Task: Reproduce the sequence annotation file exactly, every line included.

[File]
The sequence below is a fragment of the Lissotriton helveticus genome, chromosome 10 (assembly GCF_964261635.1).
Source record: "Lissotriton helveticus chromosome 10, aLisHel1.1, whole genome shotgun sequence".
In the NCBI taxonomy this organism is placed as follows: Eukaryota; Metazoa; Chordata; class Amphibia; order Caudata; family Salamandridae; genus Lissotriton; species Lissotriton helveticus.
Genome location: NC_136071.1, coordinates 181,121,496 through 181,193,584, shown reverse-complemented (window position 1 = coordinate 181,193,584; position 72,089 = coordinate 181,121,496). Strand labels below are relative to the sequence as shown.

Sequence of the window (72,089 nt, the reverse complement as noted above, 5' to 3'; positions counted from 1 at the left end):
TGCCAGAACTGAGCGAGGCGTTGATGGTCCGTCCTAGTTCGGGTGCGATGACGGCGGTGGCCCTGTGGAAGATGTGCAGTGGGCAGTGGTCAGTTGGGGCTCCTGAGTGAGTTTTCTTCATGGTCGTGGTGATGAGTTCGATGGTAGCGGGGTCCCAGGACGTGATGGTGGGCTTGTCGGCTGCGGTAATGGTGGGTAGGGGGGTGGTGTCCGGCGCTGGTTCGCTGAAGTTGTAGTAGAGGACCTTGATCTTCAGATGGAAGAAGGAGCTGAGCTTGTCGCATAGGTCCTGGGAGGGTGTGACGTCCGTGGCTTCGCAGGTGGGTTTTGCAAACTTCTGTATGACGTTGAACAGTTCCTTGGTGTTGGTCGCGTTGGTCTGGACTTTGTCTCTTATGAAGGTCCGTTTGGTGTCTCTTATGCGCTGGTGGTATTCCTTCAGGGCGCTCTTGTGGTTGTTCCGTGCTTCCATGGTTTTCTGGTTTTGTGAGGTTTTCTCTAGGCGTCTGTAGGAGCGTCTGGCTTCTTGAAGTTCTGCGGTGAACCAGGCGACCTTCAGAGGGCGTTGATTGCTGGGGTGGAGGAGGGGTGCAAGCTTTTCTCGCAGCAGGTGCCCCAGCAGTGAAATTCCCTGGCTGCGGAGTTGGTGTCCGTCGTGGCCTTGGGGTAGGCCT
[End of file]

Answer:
The sequence below is a fragment of the Lissotriton helveticus genome, chromosome 10 (assembly GCF_964261635.1).
Source record: "Lissotriton helveticus chromosome 10, aLisHel1.1, whole genome shotgun sequence".
In the NCBI taxonomy this organism is placed as follows: Eukaryota; Metazoa; Chordata; class Amphibia; order Caudata; family Salamandridae; genus Lissotriton; species Lissotriton helveticus.
Genome location: NC_136071.1, coordinates 181,121,496 through 181,193,584, shown reverse-complemented (window position 1 = coordinate 181,193,584; position 72,089 = coordinate 181,121,496). Strand labels below are relative to the sequence as shown.

Sequence of the window (72,089 nt, the reverse complement as noted above, 5' to 3'; positions counted from 1 at the left end):
TGCCAGAACTGAGCGAGGCGTTGATGGTCCGTCCTAGTTCGGGTGCGATGACGGCGGTGGCCCTGTGGAAGATGTGCAGTGGGCAGTGGTCAGTTGGGGCTCCTGAGTGAGTTTTCTTCATGGTCGTGGTGATGAGTTCGATGGTAGCGGGGTCCCAGGACGTGATGGTGGGCTTGTCGGCTGCGGTAATGGTGGGTAGGGGGGTGGTGTCCGGCGCTGGTTCGCTGAAGTTGTAGTAGAGGACCTTGATCTTCAGATGGAAGAAGGAGCTGAGCTTGTCGCATAGGTCCTGGGAGGGTGTGACGTCCGTGGCTTCGCAGGTGGGTTTTGCAAACTTCTGTATGACGTTGAACAGTTCCTTGGTGTTGGTCGCGTTGGTCTGGACTTTGTCTCTTATGAAGGTCCGTTTGGTGTCTCTTATGCGCTGGTGGTATTCCTTCAGGGCGCTCTTGTGGTTGTTCCGTGCTTCCATGGTTTTCTGGTTTTGTGAGGTTTTCTCTAGGCGTCTGTAGGAGCGTCTGGCTTCTTGAAGTTCTGCGGTGAACCAGGCGACCTTCAGAGGGCGTTGATTGCTGGGGTGGAGGAGGGGTGCAAGCTTTTCTCGCAGCAGGTGCCCCAGCAGTGAAATTCCCTGGCTGCGGAGTTGGTGTCCGTCGTGGCCTTGGGGTAGGCCT